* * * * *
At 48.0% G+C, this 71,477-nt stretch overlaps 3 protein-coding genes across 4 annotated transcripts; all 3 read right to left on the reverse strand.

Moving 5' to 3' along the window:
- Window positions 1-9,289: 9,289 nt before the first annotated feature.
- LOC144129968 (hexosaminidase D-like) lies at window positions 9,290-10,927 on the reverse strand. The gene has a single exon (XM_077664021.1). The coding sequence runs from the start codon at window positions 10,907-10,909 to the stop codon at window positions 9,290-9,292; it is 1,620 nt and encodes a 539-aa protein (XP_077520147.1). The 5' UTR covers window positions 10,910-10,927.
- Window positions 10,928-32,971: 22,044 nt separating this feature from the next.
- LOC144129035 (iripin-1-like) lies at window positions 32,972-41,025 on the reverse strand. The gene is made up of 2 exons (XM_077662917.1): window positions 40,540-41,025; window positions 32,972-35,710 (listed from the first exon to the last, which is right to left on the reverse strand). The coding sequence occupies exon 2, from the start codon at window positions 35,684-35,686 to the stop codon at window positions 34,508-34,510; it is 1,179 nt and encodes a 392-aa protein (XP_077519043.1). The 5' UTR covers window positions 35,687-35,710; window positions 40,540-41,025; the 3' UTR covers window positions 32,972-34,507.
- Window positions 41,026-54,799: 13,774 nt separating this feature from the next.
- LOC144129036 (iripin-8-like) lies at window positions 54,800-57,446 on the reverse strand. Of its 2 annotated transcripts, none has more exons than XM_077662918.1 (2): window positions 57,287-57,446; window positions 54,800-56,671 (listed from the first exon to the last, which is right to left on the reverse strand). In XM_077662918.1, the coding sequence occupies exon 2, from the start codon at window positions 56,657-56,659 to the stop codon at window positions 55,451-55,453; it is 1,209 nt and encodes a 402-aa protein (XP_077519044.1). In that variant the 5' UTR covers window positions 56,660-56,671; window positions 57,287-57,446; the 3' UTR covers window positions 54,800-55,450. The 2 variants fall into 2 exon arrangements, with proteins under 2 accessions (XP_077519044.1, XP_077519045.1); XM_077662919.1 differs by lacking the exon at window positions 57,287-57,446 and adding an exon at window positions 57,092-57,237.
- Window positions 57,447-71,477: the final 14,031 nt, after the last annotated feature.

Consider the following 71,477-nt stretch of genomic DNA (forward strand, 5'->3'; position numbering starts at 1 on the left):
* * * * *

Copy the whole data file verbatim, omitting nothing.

At 48.0% G+C, this 71,477-nt stretch overlaps 3 protein-coding genes across 4 annotated transcripts; all 3 read right to left on the reverse strand.

Moving 5' to 3' along the window:
- Window positions 1-9,289: 9,289 nt before the first annotated feature.
- LOC144129968 (hexosaminidase D-like) lies at window positions 9,290-10,927 on the reverse strand. The gene has a single exon (XM_077664021.1). The coding sequence runs from the start codon at window positions 10,907-10,909 to the stop codon at window positions 9,290-9,292; it is 1,620 nt and encodes a 539-aa protein (XP_077520147.1). The 5' UTR covers window positions 10,910-10,927.
- Window positions 10,928-32,971: 22,044 nt separating this feature from the next.
- LOC144129035 (iripin-1-like) lies at window positions 32,972-41,025 on the reverse strand. The gene is made up of 2 exons (XM_077662917.1): window positions 40,540-41,025; window positions 32,972-35,710 (listed from the first exon to the last, which is right to left on the reverse strand). The coding sequence occupies exon 2, from the start codon at window positions 35,684-35,686 to the stop codon at window positions 34,508-34,510; it is 1,179 nt and encodes a 392-aa protein (XP_077519043.1). The 5' UTR covers window positions 35,687-35,710; window positions 40,540-41,025; the 3' UTR covers window positions 32,972-34,507.
- Window positions 41,026-54,799: 13,774 nt separating this feature from the next.
- LOC144129036 (iripin-8-like) lies at window positions 54,800-57,446 on the reverse strand. Of its 2 annotated transcripts, none has more exons than XM_077662918.1 (2): window positions 57,287-57,446; window positions 54,800-56,671 (listed from the first exon to the last, which is right to left on the reverse strand). In XM_077662918.1, the coding sequence occupies exon 2, from the start codon at window positions 56,657-56,659 to the stop codon at window positions 55,451-55,453; it is 1,209 nt and encodes a 402-aa protein (XP_077519044.1). In that variant the 5' UTR covers window positions 56,660-56,671; window positions 57,287-57,446; the 3' UTR covers window positions 54,800-55,450. The 2 variants fall into 2 exon arrangements, with proteins under 2 accessions (XP_077519044.1, XP_077519045.1); XM_077662919.1 differs by lacking the exon at window positions 57,287-57,446 and adding an exon at window positions 57,092-57,237.
- Window positions 57,447-71,477: the final 14,031 nt, after the last annotated feature.

Consider the following 71,477-nt stretch of genomic DNA (forward strand, 5'->3'; position numbering starts at 1 on the left):